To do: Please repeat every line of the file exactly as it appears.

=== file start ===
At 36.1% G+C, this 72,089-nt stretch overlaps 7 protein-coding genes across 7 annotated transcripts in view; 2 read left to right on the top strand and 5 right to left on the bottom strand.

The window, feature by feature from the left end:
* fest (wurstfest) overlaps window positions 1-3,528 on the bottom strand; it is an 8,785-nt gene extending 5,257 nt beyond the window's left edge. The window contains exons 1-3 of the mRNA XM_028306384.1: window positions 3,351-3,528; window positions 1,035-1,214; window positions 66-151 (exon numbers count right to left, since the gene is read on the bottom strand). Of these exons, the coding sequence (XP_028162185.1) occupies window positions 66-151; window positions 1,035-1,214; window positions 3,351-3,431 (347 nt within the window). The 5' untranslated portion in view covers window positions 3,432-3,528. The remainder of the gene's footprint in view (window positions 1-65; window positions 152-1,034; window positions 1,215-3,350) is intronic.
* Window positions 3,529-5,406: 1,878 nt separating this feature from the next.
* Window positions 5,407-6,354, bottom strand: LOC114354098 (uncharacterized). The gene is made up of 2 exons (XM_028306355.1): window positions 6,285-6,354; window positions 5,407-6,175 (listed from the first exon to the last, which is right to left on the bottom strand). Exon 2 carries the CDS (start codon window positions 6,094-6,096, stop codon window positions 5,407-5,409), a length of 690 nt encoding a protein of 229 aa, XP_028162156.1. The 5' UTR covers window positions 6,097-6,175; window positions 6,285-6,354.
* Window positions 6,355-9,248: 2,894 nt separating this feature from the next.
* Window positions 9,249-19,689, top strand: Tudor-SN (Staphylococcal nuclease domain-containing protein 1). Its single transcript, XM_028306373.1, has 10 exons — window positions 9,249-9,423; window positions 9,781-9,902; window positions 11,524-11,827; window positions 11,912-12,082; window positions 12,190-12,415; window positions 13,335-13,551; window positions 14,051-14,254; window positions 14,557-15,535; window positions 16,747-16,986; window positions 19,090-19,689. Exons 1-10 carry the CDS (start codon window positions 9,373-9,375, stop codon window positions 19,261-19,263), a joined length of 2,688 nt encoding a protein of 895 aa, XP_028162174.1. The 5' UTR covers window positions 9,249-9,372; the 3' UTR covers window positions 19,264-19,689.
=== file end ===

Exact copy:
At 36.1% G+C, this 72,089-nt stretch overlaps 7 protein-coding genes across 7 annotated transcripts in view; 2 read left to right on the top strand and 5 right to left on the bottom strand.

The window, feature by feature from the left end:
* fest (wurstfest) overlaps window positions 1-3,528 on the bottom strand; it is an 8,785-nt gene extending 5,257 nt beyond the window's left edge. The window contains exons 1-3 of the mRNA XM_028306384.1: window positions 3,351-3,528; window positions 1,035-1,214; window positions 66-151 (exon numbers count right to left, since the gene is read on the bottom strand). Of these exons, the coding sequence (XP_028162185.1) occupies window positions 66-151; window positions 1,035-1,214; window positions 3,351-3,431 (347 nt within the window). The 5' untranslated portion in view covers window positions 3,432-3,528. The remainder of the gene's footprint in view (window positions 1-65; window positions 152-1,034; window positions 1,215-3,350) is intronic.
* Window positions 3,529-5,406: 1,878 nt separating this feature from the next.
* Window positions 5,407-6,354, bottom strand: LOC114354098 (uncharacterized). The gene is made up of 2 exons (XM_028306355.1): window positions 6,285-6,354; window positions 5,407-6,175 (listed from the first exon to the last, which is right to left on the bottom strand). Exon 2 carries the CDS (start codon window positions 6,094-6,096, stop codon window positions 5,407-5,409), a length of 690 nt encoding a protein of 229 aa, XP_028162156.1. The 5' UTR covers window positions 6,097-6,175; window positions 6,285-6,354.
* Window positions 6,355-9,248: 2,894 nt separating this feature from the next.
* Window positions 9,249-19,689, top strand: Tudor-SN (Staphylococcal nuclease domain-containing protein 1). Its single transcript, XM_028306373.1, has 10 exons — window positions 9,249-9,423; window positions 9,781-9,902; window positions 11,524-11,827; window positions 11,912-12,082; window positions 12,190-12,415; window positions 13,335-13,551; window positions 14,051-14,254; window positions 14,557-15,535; window positions 16,747-16,986; window positions 19,090-19,689. Exons 1-10 carry the CDS (start codon window positions 9,373-9,375, stop codon window positions 19,261-19,263), a joined length of 2,688 nt encoding a protein of 895 aa, XP_028162174.1. The 5' UTR covers window positions 9,249-9,372; the 3' UTR covers window positions 19,264-19,689.